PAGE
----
I was watching a video of the chinese lunar landing and saw the numerous bumps on the soil. What are they ? Is there any theory to explain how they came into existence ?
3
votes
4answers
257 views

If the hammer and feather move at the same speed why do comet and the tail particles move at different speeds?

From this exhibition by an astronaut on the moon dropping a hammer and a feather and showing they move at the same speed, why do the particles of the comets tail move away from the comet, slow down ...
2
votes
1answer
20 views

In India, what is the best time to view the geminid meteor shower in 2013

As of the time of writing this question, the meteors should have appeared, but so far I haven't seen any. What time would be the best to view them?
8
votes
1answer
85 views

How do we calculate the escape velocity of galaxies?

How do we calculate the escape velocity of galaxies? Do we have to know the total mass? What is the escape velocity for Milky Way?
4
votes
2answers
100 views

What are some night sky objects I could see with my Celestron UpClose 20x50 Porro Binocular?

I bought this binocular because I've read countless times that one should start with a pair of binoculars before diving into telescopes. I've seen details of the moon and I can notice Venus round ...
4
votes
1answer
67 views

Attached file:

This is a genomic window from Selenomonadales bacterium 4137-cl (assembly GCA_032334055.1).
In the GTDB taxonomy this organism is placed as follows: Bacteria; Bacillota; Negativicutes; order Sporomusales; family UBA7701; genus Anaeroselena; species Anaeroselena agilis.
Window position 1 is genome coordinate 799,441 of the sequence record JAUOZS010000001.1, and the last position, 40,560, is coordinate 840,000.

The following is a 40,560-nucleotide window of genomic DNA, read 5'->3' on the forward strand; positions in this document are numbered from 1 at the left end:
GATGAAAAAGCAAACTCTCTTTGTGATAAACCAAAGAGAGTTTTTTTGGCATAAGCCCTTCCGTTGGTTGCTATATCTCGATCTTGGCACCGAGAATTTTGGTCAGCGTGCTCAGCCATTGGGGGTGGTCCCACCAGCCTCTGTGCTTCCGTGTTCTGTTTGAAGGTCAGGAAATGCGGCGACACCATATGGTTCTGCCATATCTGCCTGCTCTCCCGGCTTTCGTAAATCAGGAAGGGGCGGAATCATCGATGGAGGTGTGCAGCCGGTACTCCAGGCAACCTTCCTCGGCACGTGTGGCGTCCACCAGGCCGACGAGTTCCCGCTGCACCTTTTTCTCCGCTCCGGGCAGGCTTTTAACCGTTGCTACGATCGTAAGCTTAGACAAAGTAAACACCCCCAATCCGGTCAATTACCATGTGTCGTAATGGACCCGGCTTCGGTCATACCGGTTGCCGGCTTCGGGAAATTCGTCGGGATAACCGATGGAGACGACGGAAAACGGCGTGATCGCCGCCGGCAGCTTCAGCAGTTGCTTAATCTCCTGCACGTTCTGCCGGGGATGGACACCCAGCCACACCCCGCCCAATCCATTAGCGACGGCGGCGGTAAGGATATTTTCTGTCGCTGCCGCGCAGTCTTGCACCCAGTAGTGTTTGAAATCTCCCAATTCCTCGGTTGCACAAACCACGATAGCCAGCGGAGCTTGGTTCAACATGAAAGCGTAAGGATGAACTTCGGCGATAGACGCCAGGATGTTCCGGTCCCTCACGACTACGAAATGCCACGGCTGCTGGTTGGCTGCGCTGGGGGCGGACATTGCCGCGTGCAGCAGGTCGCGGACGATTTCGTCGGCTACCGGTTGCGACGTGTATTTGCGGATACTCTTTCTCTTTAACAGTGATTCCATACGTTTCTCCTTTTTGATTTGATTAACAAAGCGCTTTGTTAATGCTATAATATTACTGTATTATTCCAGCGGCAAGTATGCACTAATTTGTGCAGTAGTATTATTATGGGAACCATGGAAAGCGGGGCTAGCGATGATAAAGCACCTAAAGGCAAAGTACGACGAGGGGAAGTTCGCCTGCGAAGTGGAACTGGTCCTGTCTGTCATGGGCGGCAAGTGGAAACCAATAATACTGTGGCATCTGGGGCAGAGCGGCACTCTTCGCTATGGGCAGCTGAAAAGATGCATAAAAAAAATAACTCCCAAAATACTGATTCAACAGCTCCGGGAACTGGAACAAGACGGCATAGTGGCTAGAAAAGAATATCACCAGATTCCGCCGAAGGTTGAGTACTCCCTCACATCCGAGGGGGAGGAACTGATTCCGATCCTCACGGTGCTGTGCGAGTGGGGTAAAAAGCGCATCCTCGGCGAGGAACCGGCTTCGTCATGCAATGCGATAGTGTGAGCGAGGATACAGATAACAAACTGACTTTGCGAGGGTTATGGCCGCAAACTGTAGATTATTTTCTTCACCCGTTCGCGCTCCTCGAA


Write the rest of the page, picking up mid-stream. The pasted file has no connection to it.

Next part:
What's the smallest scale at which dark matter has been measured?

What is the smallest scale at which we have detected "dark matter" (more kinetic energy than would be predicted)? If you don't mind indulging a follow-up: Would its detection on smaller scales be ...
3
votes
2answers
74 views

Is there an orbit that could cause regular debris showers like in the movie Gravity?

[some spoilers] If you were in the ISS and orbiting the Earth roughly every 90 minutes, would it be possible for debris to be orbiting such that it passes you every 90 minutes? While Neil DeGrass ...
5
votes
1answer
89 views

Why are galaxies disk shaped?

I always see galaxies in "disk" shape in pictures. It is like, there is a rotational movement on a plane and the system is balanced by the pulling-in gravitational force which prevents the stars to ...
5
votes
1answer
59 views

Was comet ISON in a Kepler orbit prior to disintegrating?

Was comet ISON in a Kepler orbit prior to disintegrating? If so, it is possible over time that Kepler orbits can be altered by increases or decreases in the mass of of celestial bodies? For instance ...
3
votes
2answers
532 views

How to calculate Longitude from Right Ascension?

Considering that a star of certain declination is crossing the local meridian at the observer's zenith at an unknown location on the earth. Here, the declination of the star is equal to the observer's ...
2
votes
1answer
56 views

Calculate apsides without knowing eccentricity